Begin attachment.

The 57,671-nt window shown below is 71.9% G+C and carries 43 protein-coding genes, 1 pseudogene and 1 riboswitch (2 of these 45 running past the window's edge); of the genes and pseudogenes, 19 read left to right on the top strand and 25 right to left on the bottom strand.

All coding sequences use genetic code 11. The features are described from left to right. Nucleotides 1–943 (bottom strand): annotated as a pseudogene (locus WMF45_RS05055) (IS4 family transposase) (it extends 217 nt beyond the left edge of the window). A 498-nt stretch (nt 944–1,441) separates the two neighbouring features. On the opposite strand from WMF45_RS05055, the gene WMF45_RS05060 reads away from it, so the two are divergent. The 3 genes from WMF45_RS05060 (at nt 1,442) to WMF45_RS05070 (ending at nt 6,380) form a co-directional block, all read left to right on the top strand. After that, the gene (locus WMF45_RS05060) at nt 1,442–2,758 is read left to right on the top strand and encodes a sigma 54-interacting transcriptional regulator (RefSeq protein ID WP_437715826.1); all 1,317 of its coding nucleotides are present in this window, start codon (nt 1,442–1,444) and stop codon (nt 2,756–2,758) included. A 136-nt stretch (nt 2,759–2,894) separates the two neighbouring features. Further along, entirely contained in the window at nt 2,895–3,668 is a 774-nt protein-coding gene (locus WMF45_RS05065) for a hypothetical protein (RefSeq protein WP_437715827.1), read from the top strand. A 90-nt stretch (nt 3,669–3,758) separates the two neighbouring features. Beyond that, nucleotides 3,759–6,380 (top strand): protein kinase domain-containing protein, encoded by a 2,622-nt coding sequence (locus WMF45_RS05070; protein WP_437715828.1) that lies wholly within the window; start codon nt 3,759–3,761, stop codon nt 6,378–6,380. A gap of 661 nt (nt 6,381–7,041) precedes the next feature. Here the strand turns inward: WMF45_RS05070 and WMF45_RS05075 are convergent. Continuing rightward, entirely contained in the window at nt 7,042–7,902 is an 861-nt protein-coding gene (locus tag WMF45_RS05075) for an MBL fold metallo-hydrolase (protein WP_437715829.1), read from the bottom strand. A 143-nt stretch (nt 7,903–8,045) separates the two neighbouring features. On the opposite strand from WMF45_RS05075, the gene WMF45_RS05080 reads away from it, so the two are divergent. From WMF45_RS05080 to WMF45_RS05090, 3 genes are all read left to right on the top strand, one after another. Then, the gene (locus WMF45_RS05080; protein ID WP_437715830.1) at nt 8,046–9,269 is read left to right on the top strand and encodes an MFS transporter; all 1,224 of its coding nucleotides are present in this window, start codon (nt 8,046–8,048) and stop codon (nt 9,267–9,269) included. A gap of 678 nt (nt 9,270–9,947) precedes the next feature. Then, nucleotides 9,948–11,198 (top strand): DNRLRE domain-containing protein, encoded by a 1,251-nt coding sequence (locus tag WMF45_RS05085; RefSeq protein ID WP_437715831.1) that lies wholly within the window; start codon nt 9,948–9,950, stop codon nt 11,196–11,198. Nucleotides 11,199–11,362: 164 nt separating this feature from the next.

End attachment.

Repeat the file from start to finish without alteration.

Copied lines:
The 57,671-nt window shown below is 71.9% G+C and carries 43 protein-coding genes, 1 pseudogene and 1 riboswitch (2 of these 45 running past the window's edge); of the genes and pseudogenes, 19 read left to right on the top strand and 25 right to left on the bottom strand.

All coding sequences use genetic code 11. The features are described from left to right. Nucleotides 1–943 (bottom strand): annotated as a pseudogene (locus WMF45_RS05055) (IS4 family transposase) (it extends 217 nt beyond the left edge of the window). A 498-nt stretch (nt 944–1,441) separates the two neighbouring features. On the opposite strand from WMF45_RS05055, the gene WMF45_RS05060 reads away from it, so the two are divergent. The 3 genes from WMF45_RS05060 (at nt 1,442) to WMF45_RS05070 (ending at nt 6,380) form a co-directional block, all read left to right on the top strand. After that, the gene (locus WMF45_RS05060) at nt 1,442–2,758 is read left to right on the top strand and encodes a sigma 54-interacting transcriptional regulator (RefSeq protein ID WP_437715826.1); all 1,317 of its coding nucleotides are present in this window, start codon (nt 1,442–1,444) and stop codon (nt 2,756–2,758) included. A 136-nt stretch (nt 2,759–2,894) separates the two neighbouring features. Further along, entirely contained in the window at nt 2,895–3,668 is a 774-nt protein-coding gene (locus WMF45_RS05065) for a hypothetical protein (RefSeq protein WP_437715827.1), read from the top strand. A 90-nt stretch (nt 3,669–3,758) separates the two neighbouring features. Beyond that, nucleotides 3,759–6,380 (top strand): protein kinase domain-containing protein, encoded by a 2,622-nt coding sequence (locus WMF45_RS05070; protein WP_437715828.1) that lies wholly within the window; start codon nt 3,759–3,761, stop codon nt 6,378–6,380. A gap of 661 nt (nt 6,381–7,041) precedes the next feature. Here the strand turns inward: WMF45_RS05070 and WMF45_RS05075 are convergent. Continuing rightward, entirely contained in the window at nt 7,042–7,902 is an 861-nt protein-coding gene (locus tag WMF45_RS05075) for an MBL fold metallo-hydrolase (protein WP_437715829.1), read from the bottom strand. A 143-nt stretch (nt 7,903–8,045) separates the two neighbouring features. On the opposite strand from WMF45_RS05075, the gene WMF45_RS05080 reads away from it, so the two are divergent. From WMF45_RS05080 to WMF45_RS05090, 3 genes are all read left to right on the top strand, one after another. Then, the gene (locus WMF45_RS05080; protein ID WP_437715830.1) at nt 8,046–9,269 is read left to right on the top strand and encodes an MFS transporter; all 1,224 of its coding nucleotides are present in this window, start codon (nt 8,046–8,048) and stop codon (nt 9,267–9,269) included. A gap of 678 nt (nt 9,270–9,947) precedes the next feature. Then, nucleotides 9,948–11,198 (top strand): DNRLRE domain-containing protein, encoded by a 1,251-nt coding sequence (locus tag WMF45_RS05085; RefSeq protein ID WP_437715831.1) that lies wholly within the window; start codon nt 9,948–9,950, stop codon nt 11,196–11,198. Nucleotides 11,199–11,362: 164 nt separating this feature from the next.